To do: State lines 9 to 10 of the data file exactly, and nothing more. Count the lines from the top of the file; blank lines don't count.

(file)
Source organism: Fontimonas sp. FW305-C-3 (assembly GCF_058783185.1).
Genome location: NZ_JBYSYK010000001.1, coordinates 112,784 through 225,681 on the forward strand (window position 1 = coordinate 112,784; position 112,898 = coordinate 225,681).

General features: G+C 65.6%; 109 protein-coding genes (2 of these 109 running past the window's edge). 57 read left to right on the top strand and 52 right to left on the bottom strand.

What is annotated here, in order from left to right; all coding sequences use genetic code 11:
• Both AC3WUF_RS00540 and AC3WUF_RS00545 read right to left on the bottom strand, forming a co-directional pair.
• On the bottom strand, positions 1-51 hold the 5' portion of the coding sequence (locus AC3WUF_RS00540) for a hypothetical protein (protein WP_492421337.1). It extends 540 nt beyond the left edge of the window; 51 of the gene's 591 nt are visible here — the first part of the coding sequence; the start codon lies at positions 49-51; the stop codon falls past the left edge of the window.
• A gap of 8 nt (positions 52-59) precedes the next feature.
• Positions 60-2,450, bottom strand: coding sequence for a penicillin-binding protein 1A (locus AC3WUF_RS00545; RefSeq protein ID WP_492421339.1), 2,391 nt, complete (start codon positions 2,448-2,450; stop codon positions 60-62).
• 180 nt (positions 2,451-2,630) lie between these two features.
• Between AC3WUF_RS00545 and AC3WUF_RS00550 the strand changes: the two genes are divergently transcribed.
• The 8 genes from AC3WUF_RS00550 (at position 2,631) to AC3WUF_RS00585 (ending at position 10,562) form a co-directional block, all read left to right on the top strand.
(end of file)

• 180 nt (positions 2,451-2,630) lie between these two features.
• Between AC3WUF_RS00545 and AC3WUF_RS00550 the strand changes: the two genes are divergently transcribed.